Function.prototype.caller

Non-standard: This feature is non-standard and is not on a standards track. Do not use it on production sites facing the Web: it will not work for every user. There may also be large incompatibilities between implementations and the behavior may change in the future.

Deprecated: This feature is no longer recommended. Though some browsers might still support it, it may have already been removed from the relevant web standards, may be in the process of being dropped, or may only be kept for compatibility purposes. Avoid using it, and update existing code if possible; see the compatibility table at the bottom of this page to guide your decision. Be aware that this feature may cease to work at any time.

The caller accessor property of Function instances represents the function that invoked this function. For strict, arrow, async, and generator functions, accessing the caller property throws a TypeError.

Description

If the function f was invoked by the top-level code, the value of f.caller is null; otherwise it's the function that called f. If the function that called f is a strict mode function, the value of f.caller is also null.

In strict mode, accessing caller of a function throws an error. This is to prevent a function from being able to "walk the stack", which both poses security risks and severely limits the possibility of optimizations like inlining and tail-call optimization. For more explanation, you can read the rationale for the deprecation of arguments.callee.

Note that the only behavior specified by the ECMAScript specification is that Function.prototype has an initial caller accessor that unconditionally throws a TypeError for any get or set request (known as a "poison pill accessor"), and that implementations are not allowed to change this semantic for any function except non-strict plain functions, in which case it must not have the value of a strict mode function. The actual behavior of the caller property, if it's anything other than throwing an error, is implementation-defined. For example, Chrome defines it as an own data property, while Firefox and Safari extend the initial poison-pill Function.prototype.caller accessor to specially handle this values that are non-strict functions.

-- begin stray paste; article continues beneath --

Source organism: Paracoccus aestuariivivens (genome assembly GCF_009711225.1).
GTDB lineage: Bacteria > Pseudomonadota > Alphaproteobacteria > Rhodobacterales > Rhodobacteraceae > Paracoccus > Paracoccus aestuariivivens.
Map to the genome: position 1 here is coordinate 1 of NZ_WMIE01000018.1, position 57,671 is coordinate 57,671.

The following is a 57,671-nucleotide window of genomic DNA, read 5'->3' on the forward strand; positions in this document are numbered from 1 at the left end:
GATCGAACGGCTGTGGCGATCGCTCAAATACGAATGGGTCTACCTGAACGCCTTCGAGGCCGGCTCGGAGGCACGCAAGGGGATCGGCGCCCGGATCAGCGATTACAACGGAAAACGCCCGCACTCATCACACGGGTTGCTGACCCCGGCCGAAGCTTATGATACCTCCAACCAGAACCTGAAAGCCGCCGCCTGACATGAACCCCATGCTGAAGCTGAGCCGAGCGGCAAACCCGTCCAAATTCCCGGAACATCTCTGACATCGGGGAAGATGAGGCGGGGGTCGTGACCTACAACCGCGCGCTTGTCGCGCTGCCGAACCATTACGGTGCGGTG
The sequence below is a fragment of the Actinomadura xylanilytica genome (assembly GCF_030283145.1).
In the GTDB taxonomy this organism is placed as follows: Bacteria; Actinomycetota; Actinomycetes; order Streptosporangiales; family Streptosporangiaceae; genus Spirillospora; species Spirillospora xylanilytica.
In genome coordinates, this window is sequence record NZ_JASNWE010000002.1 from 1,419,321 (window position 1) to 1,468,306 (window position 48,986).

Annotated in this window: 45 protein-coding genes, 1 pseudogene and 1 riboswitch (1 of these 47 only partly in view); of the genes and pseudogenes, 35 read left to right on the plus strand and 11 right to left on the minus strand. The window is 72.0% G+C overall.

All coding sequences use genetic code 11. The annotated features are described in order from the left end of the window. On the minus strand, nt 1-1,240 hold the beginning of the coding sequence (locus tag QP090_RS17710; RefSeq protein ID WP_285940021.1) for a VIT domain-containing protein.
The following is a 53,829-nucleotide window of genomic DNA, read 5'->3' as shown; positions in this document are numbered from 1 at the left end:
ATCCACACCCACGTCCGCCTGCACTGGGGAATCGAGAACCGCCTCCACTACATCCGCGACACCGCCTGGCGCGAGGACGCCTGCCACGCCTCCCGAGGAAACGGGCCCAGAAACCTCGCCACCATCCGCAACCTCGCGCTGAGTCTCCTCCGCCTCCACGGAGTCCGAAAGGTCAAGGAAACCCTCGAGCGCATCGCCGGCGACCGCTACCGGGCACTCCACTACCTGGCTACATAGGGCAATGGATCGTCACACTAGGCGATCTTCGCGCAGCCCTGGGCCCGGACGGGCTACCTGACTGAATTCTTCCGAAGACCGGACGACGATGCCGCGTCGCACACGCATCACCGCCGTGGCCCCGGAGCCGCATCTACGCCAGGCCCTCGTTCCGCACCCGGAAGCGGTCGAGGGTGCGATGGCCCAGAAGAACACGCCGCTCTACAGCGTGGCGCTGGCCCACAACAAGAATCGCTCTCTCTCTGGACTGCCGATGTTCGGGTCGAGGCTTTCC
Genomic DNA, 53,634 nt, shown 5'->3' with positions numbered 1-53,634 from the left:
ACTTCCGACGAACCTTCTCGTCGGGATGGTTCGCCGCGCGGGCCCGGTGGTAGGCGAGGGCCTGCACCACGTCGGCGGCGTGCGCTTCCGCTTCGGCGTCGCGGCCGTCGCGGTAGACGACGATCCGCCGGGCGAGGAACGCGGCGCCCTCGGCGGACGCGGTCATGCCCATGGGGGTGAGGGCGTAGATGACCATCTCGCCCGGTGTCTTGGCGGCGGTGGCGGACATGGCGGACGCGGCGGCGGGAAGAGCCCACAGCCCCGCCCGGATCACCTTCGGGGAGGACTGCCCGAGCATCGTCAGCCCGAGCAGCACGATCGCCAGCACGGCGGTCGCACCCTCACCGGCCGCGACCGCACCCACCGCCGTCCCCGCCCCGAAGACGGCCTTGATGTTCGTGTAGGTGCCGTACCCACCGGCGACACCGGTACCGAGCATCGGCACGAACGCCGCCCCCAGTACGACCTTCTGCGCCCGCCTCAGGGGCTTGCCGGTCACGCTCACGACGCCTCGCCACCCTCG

(function f() {
  if (Object.hasOwn(f, "caller")) {
    console.log(
      "caller is an own property with descriptor",
      Object.getOwnPropertyDescriptor(f, "caller")
    );
  } else {
    console.log(
      "f doesn't have an own property named caller. Trying to get f.[[Prototype]].caller"
    );
    console.log(
      Object.getOwnPropertyDescriptor(
        Object.getPrototypeOf(f),
        "caller"
      ).get.call(f)
    );
  }
})();

// In Chrome:
// caller is an own property with descriptor {value: null, writable: false, enumerable: false, configurable: false}

// In Firefox:
// f doesn't have an own property named caller. Trying to get f.[[Prototype]].caller
// null

This property replaces the obsolete arguments.caller property of the arguments object.

The special property __caller__, which returned the activation object of the caller thus allowing to reconstruct the stack, was removed for security reasons.

Examples

Checking the value of a function's caller property

The following code checks the value a function's caller property.

function myFunc() {
  if (myFunc.caller === null) {
    return "The function was called from the top!";
  } else {
    return `This function's caller was ${myFunc.caller}`;
  }
}

Reconstructing the stack and recursion

Note that in case of recursion, you can't reconstruct the call stack using this property. Consider:

function f(n) {
  g(n - 1);
}
function g(n) {
  if (n > 0) {
    f(n);
  } else {
    stop();
  }
}
f(2);

At the moment stop() is called the call stack will be:

f(2) -> g(1) -> f(1) -> g(0) -> stop()

The following is true:

stop.caller === g && f.caller === g && g.caller === f;

so if you tried to get the stack trace in the stop() function like this:

let f = stop;
let stack = "Stack trace:";
while (f) {
  stack += `\n${f.name}`;
  f = f.caller;
}

the loop would never stop.

Strict mode caller

If the caller is a strict mode function, the value of caller is null.

function callerFunc() {
  calleeFunc();
}

function strictCallerFunc() {
  "use strict";
  calleeFunc();
}

function calleeFunc() {
  console.log(calleeFunc.caller);
}

(function () {
  callerFunc();
})();
// Logs [Function: callerFunc]

(function () {
  strictCallerFunc();
})();
// Logs null

Specifications

Not part of any standard.

Browser compatibility

BCD tables only load in the browser

See also